Paterson is able to play in a number of positions around the attacking areas and make an impact wherever he plays, whether he is scoring goals or creating the space for the likes of Vaughan and Wells to exploit.

 

Experience

While a 27-year-old hardly qualifies for veteran status in the Town ranks, it is particularly pertinent that just three players in the squad are older than Paterson.

Anthony Gerrard (28), fellow fringe striker Jonathan Stead (31) and Joe Murphy (32) offer slightly more experience in terms of years, but Paterson offers international status, Premier League pedigree with Burnley and will have been in the game for 10 years in 2015.

Paterson translates the experience he has garnered during his career onto the pitch, where he is efficient in keeping the ball and making the right decisions with it, even if he does not quite offer the searing speed of Vaughan and Wells.

It is the sort of responsible characters like Paterson that can help avoid another flirt with relegation next term and help lead Town up the table.

Goals

He is not the 25-goal-a-season striker that Vaughan or Wells could prove to Town's frontline, but Paterson does have a knack of finding the net wherever he goes.

And as he proved during a productive if brief spell at the tip of the Town attack, this is a player who has plenty to offer in front of goal.

It's clear it hinges on the creativity of those behind him but as he displayed with some assured finishing over Christmas, there is a finisher in there somewhere which Robins could work with to utilise his strengths.

The problem both the manager and the player face lies with the fact Vaughan and Wells just keep on on firing the goals which make it difficult to exclude them from the XI.

And as his goalscoring run showed, it is about having the confidence to flourish with Paterson, who did just that after being handed a prolonged spell in the side.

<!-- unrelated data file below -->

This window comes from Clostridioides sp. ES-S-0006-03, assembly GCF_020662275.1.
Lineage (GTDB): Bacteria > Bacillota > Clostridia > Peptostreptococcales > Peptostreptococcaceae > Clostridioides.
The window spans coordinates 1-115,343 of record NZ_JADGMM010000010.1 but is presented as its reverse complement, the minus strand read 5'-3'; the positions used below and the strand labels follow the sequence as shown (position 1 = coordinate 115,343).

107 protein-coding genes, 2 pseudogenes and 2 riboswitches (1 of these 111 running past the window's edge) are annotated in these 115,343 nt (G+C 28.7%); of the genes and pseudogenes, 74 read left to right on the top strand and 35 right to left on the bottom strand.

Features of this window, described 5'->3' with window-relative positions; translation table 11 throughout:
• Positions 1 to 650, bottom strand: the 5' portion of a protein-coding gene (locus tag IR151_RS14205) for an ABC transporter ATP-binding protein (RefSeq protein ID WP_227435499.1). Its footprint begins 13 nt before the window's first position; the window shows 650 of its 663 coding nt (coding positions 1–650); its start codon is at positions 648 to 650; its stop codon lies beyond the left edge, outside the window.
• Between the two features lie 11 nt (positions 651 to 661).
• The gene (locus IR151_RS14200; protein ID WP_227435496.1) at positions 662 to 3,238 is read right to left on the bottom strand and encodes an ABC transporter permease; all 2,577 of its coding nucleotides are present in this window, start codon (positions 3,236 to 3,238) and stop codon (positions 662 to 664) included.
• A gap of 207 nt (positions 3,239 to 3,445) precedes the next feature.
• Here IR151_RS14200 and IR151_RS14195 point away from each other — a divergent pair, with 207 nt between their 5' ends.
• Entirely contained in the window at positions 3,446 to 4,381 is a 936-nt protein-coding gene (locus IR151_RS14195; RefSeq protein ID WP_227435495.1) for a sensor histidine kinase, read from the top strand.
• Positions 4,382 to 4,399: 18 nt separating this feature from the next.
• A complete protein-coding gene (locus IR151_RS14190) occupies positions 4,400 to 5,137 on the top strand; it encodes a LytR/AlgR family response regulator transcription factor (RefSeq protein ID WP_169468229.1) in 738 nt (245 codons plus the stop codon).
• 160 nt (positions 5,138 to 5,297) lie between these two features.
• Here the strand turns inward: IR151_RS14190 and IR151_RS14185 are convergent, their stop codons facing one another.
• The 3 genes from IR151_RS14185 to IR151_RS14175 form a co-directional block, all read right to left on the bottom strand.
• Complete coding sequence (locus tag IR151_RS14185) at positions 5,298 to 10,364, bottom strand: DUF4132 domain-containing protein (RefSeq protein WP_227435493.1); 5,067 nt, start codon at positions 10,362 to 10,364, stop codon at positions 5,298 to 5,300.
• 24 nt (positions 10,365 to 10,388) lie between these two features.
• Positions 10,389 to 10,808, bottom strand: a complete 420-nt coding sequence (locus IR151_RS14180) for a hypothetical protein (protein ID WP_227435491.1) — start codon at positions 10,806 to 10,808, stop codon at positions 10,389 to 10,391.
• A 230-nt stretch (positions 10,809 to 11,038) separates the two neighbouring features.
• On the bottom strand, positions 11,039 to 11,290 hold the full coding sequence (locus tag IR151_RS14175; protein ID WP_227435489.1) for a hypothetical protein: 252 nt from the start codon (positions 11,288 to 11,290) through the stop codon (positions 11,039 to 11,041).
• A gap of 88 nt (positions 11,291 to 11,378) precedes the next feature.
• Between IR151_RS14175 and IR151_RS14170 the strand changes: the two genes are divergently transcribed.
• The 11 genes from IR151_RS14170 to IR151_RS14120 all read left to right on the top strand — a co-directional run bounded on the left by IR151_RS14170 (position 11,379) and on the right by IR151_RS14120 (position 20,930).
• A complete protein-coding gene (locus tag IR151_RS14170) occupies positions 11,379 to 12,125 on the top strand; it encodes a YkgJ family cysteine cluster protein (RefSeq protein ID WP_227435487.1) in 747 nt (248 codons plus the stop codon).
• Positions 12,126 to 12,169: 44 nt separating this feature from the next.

He might not be afforded that now, but if he can harness his talents in the final third when emerging from the bench, there could be a potent weapon for Robins to call upon from the bench when the chips are down.

 

Competition for places

The signing of Joe Murphy has been hailed by many and it marked a significant shift in what Robins wants to be able to boast within his squad - competition.

Murphy and Smithies will now directly compete for the much-coveted No.1 spot which Smithies had monopolised ever since helping Town achieve promotion to the second tier in 2012.

Similarly, Lee Peltier's arrival offers competition in various areas of the pitch, such is the former Leeds United's man adaptability.

The message appears to be clear; no-one will be allowed to rest on their laurels in 2014/2015.

And that should apply up front too. Vaughan and Wells cannot be expected to maintain the same level of form throughout an entire season and additional options will be required to fill the void on occasions.

Likewise, Vaughan will have to be carefully monitored while he continues his rehabilitation from surgery on his knee and Robins will undoubtedly be wary of putting too much pressure on his main spearhead.

When Vaughan was ruled out for the latter half of 2013/2014, Robins only had Wells to call upon following the loan exits of Stead and Paterson.

He will be keen to avoid a repeat of that situation and Paterson can help to remedy that.

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Five things for Mark Robins to consider during pre-season - click here to read